How do I Teach a Student with Autism who has Repetitive Behavior?

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Children with repetitive behavior can repeat one action for hours at a stretch.Most of the time, repetitive behaviors are attempts by a person’s sensory-motor system to develop control or protection from feeling overwhelmed. Some examples are:

Nick seems to be able to find a piece of string in any environment. Once he has it, he twists and twirls it between his fingers. He seems mesmerized by the string and is upset when it is taken away.

Maxwell sits in his sand box most days. He picks up a fist of sand and lets it pour through his fingers. He repeats this over again and again for hours.

Following are reasons why a person on the spectrum may engage in repetitive behaviors:

  • Tune out of stimulation (relaxation)
  • Get back in control (re-regulation)
  • Shift neural energy (modulation)
  • Give time and energy (processing)
  • Rouse and excite (stimulation)

Try to discover what sensory-motor needs the student is meeting from participating in the undesirable, repetitive action. This way it is easier to find a more acceptable replacement activity.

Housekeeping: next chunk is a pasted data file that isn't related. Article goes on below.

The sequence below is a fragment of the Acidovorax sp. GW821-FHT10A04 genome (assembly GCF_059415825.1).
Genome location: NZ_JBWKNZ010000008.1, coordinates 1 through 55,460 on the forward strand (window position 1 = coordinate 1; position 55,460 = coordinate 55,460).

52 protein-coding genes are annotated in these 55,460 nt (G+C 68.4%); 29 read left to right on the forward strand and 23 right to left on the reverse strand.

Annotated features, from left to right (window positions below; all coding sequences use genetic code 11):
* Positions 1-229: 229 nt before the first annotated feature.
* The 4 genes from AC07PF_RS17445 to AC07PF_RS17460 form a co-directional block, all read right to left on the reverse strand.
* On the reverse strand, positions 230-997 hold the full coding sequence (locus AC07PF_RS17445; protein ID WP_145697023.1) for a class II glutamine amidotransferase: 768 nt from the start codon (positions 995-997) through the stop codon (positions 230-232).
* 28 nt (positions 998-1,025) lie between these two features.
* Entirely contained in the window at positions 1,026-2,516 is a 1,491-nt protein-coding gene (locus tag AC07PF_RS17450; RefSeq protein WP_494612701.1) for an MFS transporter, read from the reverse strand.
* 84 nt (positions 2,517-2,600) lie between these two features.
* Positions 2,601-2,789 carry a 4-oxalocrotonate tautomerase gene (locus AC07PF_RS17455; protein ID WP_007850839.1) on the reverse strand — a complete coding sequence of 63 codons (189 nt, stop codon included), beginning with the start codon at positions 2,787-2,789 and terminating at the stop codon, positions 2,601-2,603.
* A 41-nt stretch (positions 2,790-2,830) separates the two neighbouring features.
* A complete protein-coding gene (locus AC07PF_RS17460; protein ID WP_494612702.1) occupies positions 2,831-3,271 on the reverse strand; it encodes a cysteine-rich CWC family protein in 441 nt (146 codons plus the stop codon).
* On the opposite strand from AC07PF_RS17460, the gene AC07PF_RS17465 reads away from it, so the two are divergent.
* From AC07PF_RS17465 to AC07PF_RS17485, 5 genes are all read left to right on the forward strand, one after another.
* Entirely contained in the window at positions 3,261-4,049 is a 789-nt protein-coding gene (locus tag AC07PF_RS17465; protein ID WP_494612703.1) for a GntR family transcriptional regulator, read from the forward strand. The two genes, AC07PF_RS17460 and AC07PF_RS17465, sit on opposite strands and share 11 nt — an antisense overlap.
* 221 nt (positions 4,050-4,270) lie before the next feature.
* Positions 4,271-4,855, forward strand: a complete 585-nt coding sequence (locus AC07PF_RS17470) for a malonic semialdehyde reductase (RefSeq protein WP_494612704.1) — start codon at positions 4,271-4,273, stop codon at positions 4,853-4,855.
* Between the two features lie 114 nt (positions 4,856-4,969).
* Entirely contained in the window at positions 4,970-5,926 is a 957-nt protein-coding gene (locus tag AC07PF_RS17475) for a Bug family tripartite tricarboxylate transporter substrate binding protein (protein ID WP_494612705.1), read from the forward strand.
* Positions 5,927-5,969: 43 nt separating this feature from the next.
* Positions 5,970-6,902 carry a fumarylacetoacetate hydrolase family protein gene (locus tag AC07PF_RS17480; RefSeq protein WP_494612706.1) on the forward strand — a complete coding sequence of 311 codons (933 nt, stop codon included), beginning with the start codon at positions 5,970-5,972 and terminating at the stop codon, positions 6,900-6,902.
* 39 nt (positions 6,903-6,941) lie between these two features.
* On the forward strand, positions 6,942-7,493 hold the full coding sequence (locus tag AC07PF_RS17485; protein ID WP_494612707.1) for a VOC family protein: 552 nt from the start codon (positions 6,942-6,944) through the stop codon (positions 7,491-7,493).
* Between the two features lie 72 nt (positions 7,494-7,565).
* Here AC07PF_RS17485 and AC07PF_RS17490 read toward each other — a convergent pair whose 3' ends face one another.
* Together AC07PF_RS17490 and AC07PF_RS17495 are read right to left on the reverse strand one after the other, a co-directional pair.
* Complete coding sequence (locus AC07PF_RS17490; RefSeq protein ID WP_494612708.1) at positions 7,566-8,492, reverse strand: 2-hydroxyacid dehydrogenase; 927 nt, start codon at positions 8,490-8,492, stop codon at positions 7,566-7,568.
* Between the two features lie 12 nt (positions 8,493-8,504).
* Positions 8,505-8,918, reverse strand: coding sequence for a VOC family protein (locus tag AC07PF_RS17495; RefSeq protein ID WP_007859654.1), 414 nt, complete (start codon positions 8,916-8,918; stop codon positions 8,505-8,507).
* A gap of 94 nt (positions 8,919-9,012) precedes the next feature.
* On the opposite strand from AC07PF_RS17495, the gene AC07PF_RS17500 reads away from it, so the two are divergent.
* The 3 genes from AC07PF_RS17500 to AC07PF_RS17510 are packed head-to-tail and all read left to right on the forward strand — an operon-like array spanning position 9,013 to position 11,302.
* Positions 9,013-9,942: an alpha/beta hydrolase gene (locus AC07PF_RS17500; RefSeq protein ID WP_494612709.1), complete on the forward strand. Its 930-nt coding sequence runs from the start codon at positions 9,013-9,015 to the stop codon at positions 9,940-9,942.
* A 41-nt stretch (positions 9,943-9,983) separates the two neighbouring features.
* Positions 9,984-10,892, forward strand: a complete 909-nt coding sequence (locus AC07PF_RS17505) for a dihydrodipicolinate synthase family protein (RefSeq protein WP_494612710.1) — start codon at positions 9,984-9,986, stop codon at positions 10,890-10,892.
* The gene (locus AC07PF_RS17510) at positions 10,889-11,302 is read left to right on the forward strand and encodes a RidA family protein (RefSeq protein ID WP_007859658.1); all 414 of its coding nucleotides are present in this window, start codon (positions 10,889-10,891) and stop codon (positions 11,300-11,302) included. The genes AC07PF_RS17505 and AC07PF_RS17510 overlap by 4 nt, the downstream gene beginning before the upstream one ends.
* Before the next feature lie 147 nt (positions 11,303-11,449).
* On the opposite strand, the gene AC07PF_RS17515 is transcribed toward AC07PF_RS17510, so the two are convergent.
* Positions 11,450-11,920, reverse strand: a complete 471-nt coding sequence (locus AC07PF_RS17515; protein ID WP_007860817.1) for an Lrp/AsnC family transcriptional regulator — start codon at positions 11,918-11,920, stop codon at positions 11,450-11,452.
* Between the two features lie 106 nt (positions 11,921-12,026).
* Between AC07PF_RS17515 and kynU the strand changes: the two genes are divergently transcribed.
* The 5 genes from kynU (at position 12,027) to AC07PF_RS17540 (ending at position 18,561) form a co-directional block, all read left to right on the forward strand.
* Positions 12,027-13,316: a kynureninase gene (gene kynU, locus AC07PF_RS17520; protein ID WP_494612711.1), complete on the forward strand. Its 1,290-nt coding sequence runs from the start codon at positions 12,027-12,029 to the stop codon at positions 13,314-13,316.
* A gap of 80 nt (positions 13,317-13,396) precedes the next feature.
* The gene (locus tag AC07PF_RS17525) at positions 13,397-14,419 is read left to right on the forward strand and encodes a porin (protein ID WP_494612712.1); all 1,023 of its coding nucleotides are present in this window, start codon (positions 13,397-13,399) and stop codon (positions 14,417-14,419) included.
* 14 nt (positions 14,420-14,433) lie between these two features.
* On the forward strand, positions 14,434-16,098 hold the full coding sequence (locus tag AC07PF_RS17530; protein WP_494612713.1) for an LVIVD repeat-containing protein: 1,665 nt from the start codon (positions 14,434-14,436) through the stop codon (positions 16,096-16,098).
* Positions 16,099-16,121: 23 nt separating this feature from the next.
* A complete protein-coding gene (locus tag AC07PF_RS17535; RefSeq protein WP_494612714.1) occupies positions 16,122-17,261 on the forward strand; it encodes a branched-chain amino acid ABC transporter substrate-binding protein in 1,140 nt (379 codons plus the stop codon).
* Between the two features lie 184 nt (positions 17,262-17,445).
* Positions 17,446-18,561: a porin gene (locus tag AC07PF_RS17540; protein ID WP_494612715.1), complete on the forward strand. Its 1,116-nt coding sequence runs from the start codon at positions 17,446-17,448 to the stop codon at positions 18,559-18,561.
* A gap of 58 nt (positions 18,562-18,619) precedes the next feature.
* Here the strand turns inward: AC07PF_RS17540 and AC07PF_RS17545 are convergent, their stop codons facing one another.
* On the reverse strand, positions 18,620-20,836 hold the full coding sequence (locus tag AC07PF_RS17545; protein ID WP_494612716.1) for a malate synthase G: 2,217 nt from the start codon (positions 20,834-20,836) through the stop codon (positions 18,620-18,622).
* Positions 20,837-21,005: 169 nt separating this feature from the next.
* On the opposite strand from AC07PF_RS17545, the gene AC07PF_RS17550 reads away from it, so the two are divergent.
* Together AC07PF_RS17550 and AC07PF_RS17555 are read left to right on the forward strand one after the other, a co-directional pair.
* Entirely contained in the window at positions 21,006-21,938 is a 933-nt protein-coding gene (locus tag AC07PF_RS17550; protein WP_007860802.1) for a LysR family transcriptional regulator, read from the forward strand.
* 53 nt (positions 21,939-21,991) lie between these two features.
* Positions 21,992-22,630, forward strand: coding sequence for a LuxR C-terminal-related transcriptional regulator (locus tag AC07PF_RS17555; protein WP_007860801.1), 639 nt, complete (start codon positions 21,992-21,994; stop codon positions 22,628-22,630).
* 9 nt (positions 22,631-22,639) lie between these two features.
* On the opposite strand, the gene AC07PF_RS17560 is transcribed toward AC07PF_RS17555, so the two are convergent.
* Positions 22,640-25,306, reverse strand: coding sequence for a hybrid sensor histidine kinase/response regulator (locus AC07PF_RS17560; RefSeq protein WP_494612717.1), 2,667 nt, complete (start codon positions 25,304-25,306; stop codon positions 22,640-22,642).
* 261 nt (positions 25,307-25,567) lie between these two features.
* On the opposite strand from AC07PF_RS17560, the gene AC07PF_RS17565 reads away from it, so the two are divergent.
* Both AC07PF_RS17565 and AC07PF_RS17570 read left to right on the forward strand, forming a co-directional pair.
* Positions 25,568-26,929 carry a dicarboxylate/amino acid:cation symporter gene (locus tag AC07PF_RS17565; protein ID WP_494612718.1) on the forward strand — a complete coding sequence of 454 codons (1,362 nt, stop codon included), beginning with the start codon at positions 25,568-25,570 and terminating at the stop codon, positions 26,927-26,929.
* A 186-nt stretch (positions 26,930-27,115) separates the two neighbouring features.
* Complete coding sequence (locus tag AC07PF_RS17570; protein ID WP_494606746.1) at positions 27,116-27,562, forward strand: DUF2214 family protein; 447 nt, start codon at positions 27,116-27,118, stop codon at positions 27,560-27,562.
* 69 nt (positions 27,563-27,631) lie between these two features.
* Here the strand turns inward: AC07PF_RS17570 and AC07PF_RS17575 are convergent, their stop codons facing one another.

One such repetitive behavior is watching spinning objects, such as fans, strings, or tops. Visually watching or even spinning the whole body can activate or block the inner ear balance sense. Short, slow, controlled rocking activities on a rocking chair, lying on the floor, sitting on an air-filled seat cushion or gentle balance board can slowly strengthen the inner ear balance sense.

Sometimes children demonstrate repetitive behavior because they are in a new environment. Instead of trying to stop the child from doing what they are doing, the teacher might try to interest the child in other activities.

Learn Moreā€¦ Take this course: Introduction to Autism

Discuss Here: What are some other activities that may interest children with repetitive behavior?

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